Whidbey Island, WA — All Clayton Wright wants to do is see his grandchildren in Norway.
Instead, he’s stuck on his computer on Whidbey Island trying to figure out if his flight credits are about to expire.
“It’s a brick wall. I keep bouncing off the wall. And I’ve been at this now for three weeks. I’m giving up. I cannot contact them,” says Clayton.
Them is two companies: Expedia and Icelandair.
He booked a flight last year through Expedia on the airline that was cancelled because of COVID restrictions.
The year is almost up and he’s afraid the one year credit will fly away. But the answers he’s getting are grounded in confusion.
When he asks Icelandair about the deadline:
“You bought your ticket through a third party,” says Clayton of the conversations. “And that being Expedia, you need to coordinate this with Expedia.”
“Well, this is a situation, the airlines dictate these policies,” Clayton says he’s been told. “You probably need to take it up with the airline.”
Come to find out, Clayton is not alone dealing with all these vouchers, including those through third party purchases.
A U.S. Senate investigation pegged the value of outstanding credits and vouchers at $10 billion last year.
Airlines are required by federal law to offer refunds if the airline cancels or significantly delays a flight. But if a traveler cancels a flight, even to comply with a Covid-19 stay-home order, it’s airline policies that are at play - not the law. And that usually means travelers are stuck with a voucher or a credit.
And Scott Keyes, founder of travel website Scott’s Cheap Flights, says those don’t last forever.
“Probably more outstanding vouchers right now than probably than any other time in modern history,” says Keyes. “So what we want to make sure is that folks don’t wind up seeing those vouchers turn worthless because they didn’t get used in time.”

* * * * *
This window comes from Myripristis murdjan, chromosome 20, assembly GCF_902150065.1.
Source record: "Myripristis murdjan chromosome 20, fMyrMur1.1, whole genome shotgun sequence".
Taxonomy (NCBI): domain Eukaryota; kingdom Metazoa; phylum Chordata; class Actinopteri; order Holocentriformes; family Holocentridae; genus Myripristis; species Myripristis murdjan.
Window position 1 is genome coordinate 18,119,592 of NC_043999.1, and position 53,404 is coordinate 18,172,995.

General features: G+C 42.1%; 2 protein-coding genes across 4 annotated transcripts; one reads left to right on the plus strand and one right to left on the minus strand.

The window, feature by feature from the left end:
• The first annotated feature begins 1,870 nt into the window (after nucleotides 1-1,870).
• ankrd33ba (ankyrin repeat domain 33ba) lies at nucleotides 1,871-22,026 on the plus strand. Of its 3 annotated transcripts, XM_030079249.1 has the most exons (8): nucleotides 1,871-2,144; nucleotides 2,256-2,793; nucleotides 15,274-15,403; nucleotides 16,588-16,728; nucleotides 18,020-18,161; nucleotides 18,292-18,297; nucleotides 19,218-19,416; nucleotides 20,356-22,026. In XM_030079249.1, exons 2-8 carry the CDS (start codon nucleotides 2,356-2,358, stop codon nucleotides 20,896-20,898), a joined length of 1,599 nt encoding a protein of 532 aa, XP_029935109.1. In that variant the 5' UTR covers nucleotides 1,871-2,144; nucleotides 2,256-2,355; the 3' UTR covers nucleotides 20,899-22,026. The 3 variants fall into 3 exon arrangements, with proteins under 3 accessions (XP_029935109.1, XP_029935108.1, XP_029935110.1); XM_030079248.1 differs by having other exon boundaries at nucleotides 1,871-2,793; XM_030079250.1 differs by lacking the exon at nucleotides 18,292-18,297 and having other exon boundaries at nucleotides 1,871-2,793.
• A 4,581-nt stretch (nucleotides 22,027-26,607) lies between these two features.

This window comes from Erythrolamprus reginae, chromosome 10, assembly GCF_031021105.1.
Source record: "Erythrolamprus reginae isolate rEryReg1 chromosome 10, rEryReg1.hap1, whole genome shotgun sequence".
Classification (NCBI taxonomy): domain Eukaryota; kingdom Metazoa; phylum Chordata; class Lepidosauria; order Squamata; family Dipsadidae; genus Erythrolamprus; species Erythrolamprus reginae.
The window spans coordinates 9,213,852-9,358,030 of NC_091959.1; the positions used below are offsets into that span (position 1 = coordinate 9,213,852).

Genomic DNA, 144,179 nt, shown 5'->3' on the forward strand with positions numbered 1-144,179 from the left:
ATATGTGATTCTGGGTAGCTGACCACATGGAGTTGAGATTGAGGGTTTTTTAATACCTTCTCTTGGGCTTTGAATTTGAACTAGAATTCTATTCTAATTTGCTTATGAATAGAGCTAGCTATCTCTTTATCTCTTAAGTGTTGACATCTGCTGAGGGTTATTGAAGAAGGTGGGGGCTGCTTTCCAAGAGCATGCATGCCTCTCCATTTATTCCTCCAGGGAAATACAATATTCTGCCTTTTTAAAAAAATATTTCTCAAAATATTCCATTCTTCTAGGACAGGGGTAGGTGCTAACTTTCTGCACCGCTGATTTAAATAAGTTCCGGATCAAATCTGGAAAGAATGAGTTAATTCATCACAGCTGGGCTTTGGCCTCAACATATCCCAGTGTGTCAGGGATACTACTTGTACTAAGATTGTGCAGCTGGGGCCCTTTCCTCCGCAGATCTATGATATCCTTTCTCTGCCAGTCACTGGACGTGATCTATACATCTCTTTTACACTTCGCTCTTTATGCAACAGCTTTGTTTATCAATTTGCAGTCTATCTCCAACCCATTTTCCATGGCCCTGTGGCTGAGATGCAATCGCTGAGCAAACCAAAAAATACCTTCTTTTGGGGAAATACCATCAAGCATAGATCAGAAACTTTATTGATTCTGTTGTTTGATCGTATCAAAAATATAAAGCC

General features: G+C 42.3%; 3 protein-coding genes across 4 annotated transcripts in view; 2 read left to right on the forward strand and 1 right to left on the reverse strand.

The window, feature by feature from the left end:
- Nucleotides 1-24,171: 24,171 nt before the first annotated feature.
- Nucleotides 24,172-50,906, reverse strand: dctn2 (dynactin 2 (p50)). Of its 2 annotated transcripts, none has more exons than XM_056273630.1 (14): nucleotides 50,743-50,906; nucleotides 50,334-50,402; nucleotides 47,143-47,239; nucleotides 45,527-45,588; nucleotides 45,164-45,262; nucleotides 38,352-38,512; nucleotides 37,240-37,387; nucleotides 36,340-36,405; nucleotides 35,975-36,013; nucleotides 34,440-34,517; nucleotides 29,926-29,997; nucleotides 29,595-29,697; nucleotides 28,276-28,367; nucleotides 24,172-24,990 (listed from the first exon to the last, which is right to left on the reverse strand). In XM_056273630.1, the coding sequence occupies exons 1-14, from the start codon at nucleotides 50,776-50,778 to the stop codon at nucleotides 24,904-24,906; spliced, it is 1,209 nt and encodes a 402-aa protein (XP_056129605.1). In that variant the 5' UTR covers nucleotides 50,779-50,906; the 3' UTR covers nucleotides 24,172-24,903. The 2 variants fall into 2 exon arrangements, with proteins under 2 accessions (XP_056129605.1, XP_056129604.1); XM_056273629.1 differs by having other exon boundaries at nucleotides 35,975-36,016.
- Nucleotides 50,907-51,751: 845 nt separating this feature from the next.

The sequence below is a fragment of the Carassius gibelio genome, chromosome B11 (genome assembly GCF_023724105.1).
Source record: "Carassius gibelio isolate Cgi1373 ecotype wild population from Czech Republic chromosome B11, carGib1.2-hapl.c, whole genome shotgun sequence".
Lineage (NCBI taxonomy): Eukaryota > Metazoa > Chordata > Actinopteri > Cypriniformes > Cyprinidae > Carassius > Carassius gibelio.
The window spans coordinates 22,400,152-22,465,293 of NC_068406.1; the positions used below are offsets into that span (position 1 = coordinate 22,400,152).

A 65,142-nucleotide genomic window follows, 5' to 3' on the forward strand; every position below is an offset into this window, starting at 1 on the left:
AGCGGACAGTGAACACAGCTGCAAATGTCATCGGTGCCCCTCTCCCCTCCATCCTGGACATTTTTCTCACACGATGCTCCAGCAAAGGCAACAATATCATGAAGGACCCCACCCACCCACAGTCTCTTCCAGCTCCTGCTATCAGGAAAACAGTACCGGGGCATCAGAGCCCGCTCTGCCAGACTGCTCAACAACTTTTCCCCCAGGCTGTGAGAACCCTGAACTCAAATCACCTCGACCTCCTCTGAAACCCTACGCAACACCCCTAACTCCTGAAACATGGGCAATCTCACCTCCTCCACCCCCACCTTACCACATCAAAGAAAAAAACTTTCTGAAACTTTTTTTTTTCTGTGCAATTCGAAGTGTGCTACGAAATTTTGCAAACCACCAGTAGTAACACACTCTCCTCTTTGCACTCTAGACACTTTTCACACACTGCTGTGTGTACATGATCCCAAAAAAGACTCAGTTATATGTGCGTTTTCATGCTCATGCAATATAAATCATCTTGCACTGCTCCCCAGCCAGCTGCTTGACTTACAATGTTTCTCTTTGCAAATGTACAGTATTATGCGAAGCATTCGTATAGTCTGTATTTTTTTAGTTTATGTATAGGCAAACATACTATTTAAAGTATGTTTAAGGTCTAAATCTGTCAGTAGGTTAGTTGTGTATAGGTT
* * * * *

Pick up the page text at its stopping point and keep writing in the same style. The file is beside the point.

He says many airlines are automatically extending credits a few months to a few years.
But you’ve got to look at that fine print.
“When does this expire? Does that expiration date refer to when I need to travel by or when I need to book by? And can - will the airline extend this if I ask very nicely?” says Scott.
He says airlines may also allow travelers to swap destinations or passengers.
But you have to call. And Scott says be ready to ask a few times - politely.
“Airline agents have a lot of discretion. And I can’t tell you how many times I’ve called up an airline, been told no the first time,” says Scott.
But what about Clayton? He’s made a lot of calls.
“I was going, I’m about ready to rip my hair off! I’m thinking, what is with this?” says Clayton.
So we contacted Expedia and Icelandair for him.
And he soon got a welcome arrival in his inbox: a reissued flight voucher good until 2024.
Expedia representatives say they are investigating what caused the confusion between companies. And say:
“We are very sorry he had that experience. Rest assured that improving the experience around flight credit redemption is a top priority for our teams.”
After all that, Clayton’s ready for a trip. But he wants it to be a vacation - not a journey.
“Yeah, I’d go into Expedia and look at the cost and then go direct to the airlines. Because I don’t want to get that third party mixed up in it. Live and learn I guess,” he says.
Expedia representatives say it’s working to improve its airline credit redemption process so what happens to Clayton doesn’t happen to other travelers.
They say the expiration dates and other restrictions are usually printed in a traveler’s account, but if there’s any doubt, check the fine print with your airline.
It’s the airline that determines the policies that govern the credit. Not Expedia.
And remember - if an airline cancels a flight, they have to offer a refund. If they don’t, or they make it difficult to get, you can report them to the U.S. Department of Transportation. Or call me.